with best regards,

Scott Simon


Kudos to Scott Simon for not having intentionally supported such a terrible book. Once bitten, twice shy, I expect.

3 Comments:

Blogger sexyretard said...

Well THAT'S not good. I wonder, though, whether writing a letter supporting a book not yet finished, and saying something about not agreeing with everything in the book, might have been premature.

If I could regress the conversation back to a couple of points related to smoking, however, I'd like to.

I was debating through another blog (a far inferior one, of course) the impact of cigarettes and early deaths, with the subsequent affect on nursing home care, Alzheimer rates, and social security payments.

I have a few questions that I'd like to toss out there, and wonder if anyone knows of any pertinent research.

1-Do the premature deaths of smokers positively affect the social security situation?

2-Does anyone ever quit smoking, gain 100 pounds, and die of issues related to type 2 diabetes?

3-Is question 2 ever seriously considered?

4-Do smokers spend more or less time in nursing homes than non-smokers?

5-How expensive is lung cancer treatment compared to other medical treatments?

5:32 PM  
Blogger Germanicu$ said...

Interesting question you raise: Are smokers really the drain on public resources we claim them to be? Or is their general ill health and early death actually saving us all some money we'd otherwise have to spend on them vis a vis nursing home care, SS payments?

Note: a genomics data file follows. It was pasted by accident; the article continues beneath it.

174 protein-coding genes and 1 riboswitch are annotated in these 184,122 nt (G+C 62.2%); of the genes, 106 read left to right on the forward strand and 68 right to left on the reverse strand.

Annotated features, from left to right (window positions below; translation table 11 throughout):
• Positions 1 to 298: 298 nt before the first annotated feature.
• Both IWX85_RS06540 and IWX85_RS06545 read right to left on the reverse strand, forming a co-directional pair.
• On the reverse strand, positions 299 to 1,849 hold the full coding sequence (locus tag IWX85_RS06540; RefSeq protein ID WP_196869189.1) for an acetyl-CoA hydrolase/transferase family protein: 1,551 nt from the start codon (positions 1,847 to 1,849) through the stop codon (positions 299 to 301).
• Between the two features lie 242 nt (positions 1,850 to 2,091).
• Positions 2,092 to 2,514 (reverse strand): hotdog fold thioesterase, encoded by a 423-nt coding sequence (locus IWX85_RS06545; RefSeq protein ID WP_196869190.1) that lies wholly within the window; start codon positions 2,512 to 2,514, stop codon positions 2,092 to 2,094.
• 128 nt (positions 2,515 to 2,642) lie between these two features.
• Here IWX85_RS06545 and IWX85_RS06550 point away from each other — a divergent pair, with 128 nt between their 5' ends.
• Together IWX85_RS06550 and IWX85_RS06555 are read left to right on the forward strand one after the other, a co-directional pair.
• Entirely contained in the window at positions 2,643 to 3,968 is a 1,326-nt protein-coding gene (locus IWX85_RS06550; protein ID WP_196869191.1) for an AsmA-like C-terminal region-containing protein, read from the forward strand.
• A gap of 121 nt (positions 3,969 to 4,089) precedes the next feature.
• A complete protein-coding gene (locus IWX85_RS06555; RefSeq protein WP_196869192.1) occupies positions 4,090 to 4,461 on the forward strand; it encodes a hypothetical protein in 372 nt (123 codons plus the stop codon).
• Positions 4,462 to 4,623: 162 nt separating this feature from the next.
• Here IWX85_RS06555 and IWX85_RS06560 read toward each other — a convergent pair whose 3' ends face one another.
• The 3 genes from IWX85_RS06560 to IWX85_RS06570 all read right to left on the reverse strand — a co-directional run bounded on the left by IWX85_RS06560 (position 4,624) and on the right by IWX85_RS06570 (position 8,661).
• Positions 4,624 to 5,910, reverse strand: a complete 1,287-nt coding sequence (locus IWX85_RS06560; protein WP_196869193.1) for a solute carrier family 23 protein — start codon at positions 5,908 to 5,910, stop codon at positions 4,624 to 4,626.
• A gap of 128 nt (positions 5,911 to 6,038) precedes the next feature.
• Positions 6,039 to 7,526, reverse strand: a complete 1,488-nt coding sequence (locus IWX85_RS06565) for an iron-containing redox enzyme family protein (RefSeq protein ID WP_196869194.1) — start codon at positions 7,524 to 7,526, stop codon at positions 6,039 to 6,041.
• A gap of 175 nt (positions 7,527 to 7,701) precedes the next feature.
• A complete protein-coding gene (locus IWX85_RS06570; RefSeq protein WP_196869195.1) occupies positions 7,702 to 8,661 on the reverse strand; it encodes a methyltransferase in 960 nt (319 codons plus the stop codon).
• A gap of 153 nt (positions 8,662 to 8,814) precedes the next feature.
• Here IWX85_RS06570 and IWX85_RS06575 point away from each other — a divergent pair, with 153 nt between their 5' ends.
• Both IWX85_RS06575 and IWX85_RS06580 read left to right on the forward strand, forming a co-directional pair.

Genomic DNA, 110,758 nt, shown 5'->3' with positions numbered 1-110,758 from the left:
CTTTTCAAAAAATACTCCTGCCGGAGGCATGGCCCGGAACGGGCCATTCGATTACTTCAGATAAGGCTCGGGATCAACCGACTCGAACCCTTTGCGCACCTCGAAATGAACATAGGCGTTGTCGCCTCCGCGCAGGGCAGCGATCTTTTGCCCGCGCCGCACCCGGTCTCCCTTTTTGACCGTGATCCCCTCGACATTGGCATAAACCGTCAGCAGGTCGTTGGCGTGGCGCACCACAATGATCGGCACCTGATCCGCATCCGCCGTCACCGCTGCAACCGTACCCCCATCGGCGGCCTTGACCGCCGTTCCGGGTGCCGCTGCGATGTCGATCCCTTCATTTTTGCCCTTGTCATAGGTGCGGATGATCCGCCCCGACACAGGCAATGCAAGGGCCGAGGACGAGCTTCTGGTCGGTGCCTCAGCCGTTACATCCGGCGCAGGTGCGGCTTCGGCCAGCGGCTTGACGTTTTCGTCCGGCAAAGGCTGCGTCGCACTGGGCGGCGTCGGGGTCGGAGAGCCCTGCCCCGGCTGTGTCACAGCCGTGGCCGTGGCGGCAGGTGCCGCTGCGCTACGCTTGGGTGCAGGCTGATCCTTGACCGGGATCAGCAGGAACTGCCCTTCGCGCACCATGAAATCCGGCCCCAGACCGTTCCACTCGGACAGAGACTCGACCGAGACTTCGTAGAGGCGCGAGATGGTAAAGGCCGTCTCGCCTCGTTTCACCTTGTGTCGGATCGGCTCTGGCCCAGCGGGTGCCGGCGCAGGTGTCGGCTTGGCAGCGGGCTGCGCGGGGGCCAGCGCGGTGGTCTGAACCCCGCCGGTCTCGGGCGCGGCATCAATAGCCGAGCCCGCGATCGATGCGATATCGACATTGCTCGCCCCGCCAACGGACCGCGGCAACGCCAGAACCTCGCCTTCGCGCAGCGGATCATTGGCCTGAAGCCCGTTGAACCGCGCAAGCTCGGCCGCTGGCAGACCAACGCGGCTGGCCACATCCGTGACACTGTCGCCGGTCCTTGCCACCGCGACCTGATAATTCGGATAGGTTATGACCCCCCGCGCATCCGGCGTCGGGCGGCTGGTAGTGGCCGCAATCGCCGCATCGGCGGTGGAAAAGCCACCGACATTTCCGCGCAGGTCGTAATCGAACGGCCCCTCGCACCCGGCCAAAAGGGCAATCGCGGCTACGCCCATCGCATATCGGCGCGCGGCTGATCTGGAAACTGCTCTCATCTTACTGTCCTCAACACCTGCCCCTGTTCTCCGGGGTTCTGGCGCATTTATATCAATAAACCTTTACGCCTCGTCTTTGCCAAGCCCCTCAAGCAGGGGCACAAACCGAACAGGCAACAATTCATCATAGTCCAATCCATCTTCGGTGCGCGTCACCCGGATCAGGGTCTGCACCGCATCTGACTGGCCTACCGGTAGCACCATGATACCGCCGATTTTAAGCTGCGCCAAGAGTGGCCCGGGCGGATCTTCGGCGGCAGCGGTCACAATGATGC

Frankly, I'm surprised the question would ever come to mind for someone who believes that Every Human Life is precious and should be valued.

Sounds like you're trying to build a case based on a set of conclusions some non-existent data has yet to provide. Dr. Chafetz would be proud!

One thing Morris alluded to is quite true: If the American Lung Assn and other such organizations started gathering the sort of data you're seeking, their very lucrative gig would be up.

10:57 AM  
Blogger sexyretard said...

Germanicus,

Just because human life is precious does not mean that humans should not have the right to engage in behavior that is bad for them. I don't put up human life as the ultimate value, especially not the length of that human life. I have a moral objection to euthanasia but don't think it ought to be illegal. Similarly, I think smoking is "bad," but it's none of my business. We might just as well tell people what they can eat and tax people by how much they weigh.



I think there would be statistics on the questions I raise if people with money and backing were willing to do such a study, but any academic trying to would likely be called names and the cigarette companies are dodging enough lawsuits as it is. As it is, I am forced to argue from ignorance because relevant data is quite likely unattainable.

Now, let me drop the bomb and tell you that I absolutely could be convinced that smoking costs our society billions, doesn't keep anyone from getting Alzheimer's, doesn't lead to increased risks of type 2 diabetes, etc., and that I would probably think a bit differently on the matter.

I am somewhat surprised that my skepticism is so unusual, given that I'm the believer around here.

11:43 AM